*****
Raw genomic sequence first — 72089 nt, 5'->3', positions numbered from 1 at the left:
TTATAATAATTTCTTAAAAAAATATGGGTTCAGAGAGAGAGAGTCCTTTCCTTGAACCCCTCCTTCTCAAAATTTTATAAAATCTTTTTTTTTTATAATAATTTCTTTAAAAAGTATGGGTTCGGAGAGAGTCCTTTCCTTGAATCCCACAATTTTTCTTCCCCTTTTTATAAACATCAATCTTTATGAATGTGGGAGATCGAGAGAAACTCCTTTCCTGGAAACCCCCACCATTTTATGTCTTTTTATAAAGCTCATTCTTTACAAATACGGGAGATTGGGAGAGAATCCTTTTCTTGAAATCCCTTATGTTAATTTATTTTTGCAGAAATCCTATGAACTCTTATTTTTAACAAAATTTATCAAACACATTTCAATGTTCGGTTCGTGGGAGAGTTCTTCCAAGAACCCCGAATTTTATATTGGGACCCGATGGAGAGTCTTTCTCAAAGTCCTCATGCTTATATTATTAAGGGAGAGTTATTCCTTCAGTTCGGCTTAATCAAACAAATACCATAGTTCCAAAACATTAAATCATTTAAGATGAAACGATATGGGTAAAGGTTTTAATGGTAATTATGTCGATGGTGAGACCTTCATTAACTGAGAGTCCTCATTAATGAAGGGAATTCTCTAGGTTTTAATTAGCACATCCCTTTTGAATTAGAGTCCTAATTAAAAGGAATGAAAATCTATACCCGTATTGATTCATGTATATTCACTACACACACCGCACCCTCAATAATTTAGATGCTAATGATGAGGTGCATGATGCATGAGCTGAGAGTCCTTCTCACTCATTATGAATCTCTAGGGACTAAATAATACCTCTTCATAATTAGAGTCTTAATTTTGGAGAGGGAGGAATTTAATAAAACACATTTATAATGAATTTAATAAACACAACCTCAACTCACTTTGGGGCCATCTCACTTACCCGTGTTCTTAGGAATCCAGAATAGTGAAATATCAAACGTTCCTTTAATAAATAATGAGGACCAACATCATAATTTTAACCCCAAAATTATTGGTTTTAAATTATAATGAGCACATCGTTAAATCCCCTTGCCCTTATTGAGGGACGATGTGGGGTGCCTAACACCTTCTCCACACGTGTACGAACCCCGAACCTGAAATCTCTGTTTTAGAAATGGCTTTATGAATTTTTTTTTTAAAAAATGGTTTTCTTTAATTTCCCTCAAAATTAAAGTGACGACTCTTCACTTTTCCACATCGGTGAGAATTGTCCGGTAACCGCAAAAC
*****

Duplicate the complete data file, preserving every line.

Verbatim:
Raw genomic sequence first — 72089 nt, 5'->3', positions numbered from 1 at the left:
TTATAATAATTTCTTAAAAAAATATGGGTTCAGAGAGAGAGAGTCCTTTCCTTGAACCCCTCCTTCTCAAAATTTTATAAAATCTTTTTTTTTTATAATAATTTCTTTAAAAAGTATGGGTTCGGAGAGAGTCCTTTCCTTGAATCCCACAATTTTTCTTCCCCTTTTTATAAACATCAATCTTTATGAATGTGGGAGATCGAGAGAAACTCCTTTCCTGGAAACCCCCACCATTTTATGTCTTTTTATAAAGCTCATTCTTTACAAATACGGGAGATTGGGAGAGAATCCTTTTCTTGAAATCCCTTATGTTAATTTATTTTTGCAGAAATCCTATGAACTCTTATTTTTAACAAAATTTATCAAACACATTTCAATGTTCGGTTCGTGGGAGAGTTCTTCCAAGAACCCCGAATTTTATATTGGGACCCGATGGAGAGTCTTTCTCAAAGTCCTCATGCTTATATTATTAAGGGAGAGTTATTCCTTCAGTTCGGCTTAATCAAACAAATACCATAGTTCCAAAACATTAAATCATTTAAGATGAAACGATATGGGTAAAGGTTTTAATGGTAATTATGTCGATGGTGAGACCTTCATTAACTGAGAGTCCTCATTAATGAAGGGAATTCTCTAGGTTTTAATTAGCACATCCCTTTTGAATTAGAGTCCTAATTAAAAGGAATGAAAATCTATACCCGTATTGATTCATGTATATTCACTACACACACCGCACCCTCAATAATTTAGATGCTAATGATGAGGTGCATGATGCATGAGCTGAGAGTCCTTCTCACTCATTATGAATCTCTAGGGACTAAATAATACCTCTTCATAATTAGAGTCTTAATTTTGGAGAGGGAGGAATTTAATAAAACACATTTATAATGAATTTAATAAACACAACCTCAACTCACTTTGGGGCCATCTCACTTACCCGTGTTCTTAGGAATCCAGAATAGTGAAATATCAAACGTTCCTTTAATAAATAATGAGGACCAACATCATAATTTTAACCCCAAAATTATTGGTTTTAAATTATAATGAGCACATCGTTAAATCCCCTTGCCCTTATTGAGGGACGATGTGGGGTGCCTAACACCTTCTCCACACGTGTACGAACCCCGAACCTGAAATCTCTGTTTTAGAAATGGCTTTATGAATTTTTTTTTTAAAAAATGGTTTTCTTTAATTTCCCTCAAAATTAAAGTGACGACTCTTCACTTTTCCACATCGGTGAGAATTGTCCGGTAACCGCAAAAC